Tottenham fans were promised a fresh start at the start of the 2023/24 season, but few could have expected the results and atmosphere to be this good under new boss Ange Postecoglou.
After ending their worst Premier League season in 14 years with manager Antonio Conte throwing players under the bus and his replacement Cristian Stellini looking completely out of his depth, talisman Harry Kane saw little cause for optimism at Spurs before his move to Bayern. Munich for a new start.
Tottenham have started the season well, even though they have lost the chance to claim a trophy in the form of the Carabao Cup – honestly, what’s the point of playing when that prize is off the table? – and new manager Postecoglou has managed to instill the best style of play since Mauricio Pochettino’s peak days.
But how has the Greek-Australian turned things around in north London, so much so that Spurs arguably look better without hometown hero Kane?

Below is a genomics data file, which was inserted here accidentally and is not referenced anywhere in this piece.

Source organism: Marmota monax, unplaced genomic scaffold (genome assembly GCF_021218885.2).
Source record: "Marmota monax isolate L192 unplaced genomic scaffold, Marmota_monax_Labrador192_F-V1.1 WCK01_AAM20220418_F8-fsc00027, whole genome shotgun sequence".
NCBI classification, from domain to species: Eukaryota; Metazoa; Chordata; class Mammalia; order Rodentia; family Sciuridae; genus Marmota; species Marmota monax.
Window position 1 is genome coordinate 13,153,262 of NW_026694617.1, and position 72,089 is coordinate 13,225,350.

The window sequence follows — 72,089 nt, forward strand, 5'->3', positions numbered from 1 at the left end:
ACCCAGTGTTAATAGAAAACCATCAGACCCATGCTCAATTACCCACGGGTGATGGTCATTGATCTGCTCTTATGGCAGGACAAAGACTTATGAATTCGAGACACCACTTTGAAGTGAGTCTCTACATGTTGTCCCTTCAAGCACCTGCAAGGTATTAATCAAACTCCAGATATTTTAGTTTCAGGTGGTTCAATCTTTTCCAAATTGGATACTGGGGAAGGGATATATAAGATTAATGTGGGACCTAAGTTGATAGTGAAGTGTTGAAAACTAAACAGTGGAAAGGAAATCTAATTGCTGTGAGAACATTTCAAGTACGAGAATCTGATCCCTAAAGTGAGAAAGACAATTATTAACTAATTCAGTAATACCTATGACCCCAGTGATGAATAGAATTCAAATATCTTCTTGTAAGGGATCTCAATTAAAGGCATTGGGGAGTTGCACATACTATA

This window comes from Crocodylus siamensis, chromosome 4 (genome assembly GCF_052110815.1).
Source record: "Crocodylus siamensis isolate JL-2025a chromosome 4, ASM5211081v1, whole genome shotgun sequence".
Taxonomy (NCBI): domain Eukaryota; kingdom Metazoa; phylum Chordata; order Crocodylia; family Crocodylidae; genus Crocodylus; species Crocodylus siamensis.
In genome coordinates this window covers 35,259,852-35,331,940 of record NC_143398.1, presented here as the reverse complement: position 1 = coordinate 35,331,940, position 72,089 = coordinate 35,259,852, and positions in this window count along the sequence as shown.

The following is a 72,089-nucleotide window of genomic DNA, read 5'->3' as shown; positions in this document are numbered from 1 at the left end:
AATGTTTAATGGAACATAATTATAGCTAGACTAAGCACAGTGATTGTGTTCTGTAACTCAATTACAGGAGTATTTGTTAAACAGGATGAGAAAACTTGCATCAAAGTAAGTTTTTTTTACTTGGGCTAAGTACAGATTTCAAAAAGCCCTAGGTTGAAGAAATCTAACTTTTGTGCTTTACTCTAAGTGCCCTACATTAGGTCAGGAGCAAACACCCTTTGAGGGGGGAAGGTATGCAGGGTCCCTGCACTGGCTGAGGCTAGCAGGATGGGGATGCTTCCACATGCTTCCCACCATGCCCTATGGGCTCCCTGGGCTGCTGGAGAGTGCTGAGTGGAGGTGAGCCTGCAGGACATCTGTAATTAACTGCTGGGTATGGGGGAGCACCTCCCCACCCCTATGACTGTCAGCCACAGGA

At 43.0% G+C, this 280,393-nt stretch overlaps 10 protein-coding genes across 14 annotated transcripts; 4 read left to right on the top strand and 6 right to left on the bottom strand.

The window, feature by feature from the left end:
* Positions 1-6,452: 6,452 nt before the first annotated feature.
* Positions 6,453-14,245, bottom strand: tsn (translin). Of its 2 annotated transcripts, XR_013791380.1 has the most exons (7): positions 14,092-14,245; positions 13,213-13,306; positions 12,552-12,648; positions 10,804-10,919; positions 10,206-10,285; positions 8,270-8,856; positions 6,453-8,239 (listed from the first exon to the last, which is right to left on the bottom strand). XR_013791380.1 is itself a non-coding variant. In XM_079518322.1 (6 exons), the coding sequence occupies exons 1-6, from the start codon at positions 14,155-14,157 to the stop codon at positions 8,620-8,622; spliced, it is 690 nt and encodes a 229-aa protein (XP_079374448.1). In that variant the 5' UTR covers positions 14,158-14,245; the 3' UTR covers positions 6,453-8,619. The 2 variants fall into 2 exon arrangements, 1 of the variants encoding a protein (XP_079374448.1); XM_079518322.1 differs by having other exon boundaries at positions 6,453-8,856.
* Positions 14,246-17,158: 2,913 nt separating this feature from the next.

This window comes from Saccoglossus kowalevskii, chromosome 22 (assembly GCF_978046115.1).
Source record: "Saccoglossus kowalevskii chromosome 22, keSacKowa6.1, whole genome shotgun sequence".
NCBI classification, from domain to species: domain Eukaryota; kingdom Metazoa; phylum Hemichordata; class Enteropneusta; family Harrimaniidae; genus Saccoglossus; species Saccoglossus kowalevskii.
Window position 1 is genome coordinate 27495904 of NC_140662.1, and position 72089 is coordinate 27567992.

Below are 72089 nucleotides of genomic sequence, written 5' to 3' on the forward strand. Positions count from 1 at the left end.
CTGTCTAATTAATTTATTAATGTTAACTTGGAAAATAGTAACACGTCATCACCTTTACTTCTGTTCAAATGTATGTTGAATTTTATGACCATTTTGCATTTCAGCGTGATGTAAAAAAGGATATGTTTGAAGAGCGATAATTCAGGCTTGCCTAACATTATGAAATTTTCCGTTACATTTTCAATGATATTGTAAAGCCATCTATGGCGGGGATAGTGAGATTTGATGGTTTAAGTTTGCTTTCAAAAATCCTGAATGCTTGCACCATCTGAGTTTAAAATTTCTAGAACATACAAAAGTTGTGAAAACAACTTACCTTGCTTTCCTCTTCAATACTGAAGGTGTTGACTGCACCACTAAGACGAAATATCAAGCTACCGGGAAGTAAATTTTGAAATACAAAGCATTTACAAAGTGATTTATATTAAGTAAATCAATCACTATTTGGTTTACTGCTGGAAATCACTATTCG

Kane was fighting a losing cause at the end of the 2022/23 season / Visionhaus/GettyImages
When Tottenham pushed Pochettino out the door in late 2019, little did they know they were sacrificing attacking intent for Mourinho and Conte-ball, both of whom looked well past their sell-by days as managers.
For both bosses’ love of defence-first football, the deterioration at the back was unexpected. After conceding 39 league goals in 2018/19, Spurs have recorded 47, 45, 40 and 63 appearances in the seasons since. Last season in particular, with Tottenham falling apart defensively, proved to be Kane’s final straw.
The 63 wickets conceded came in sometimes terrible fashion. In fact, their expected goals against (xGA) only hovered around 52, significantly less than their actual goals conceded.
The England captain’s 30 goals, including 12 in his last 12 games, led Tottenham to eighth place. The season before, he had played second fiddle to Son Heung-min with 17 goals and nine assists, but it was still enough for Kane to carry on for a full campaign with Antonio Conte that didn’t quite last a full campaign.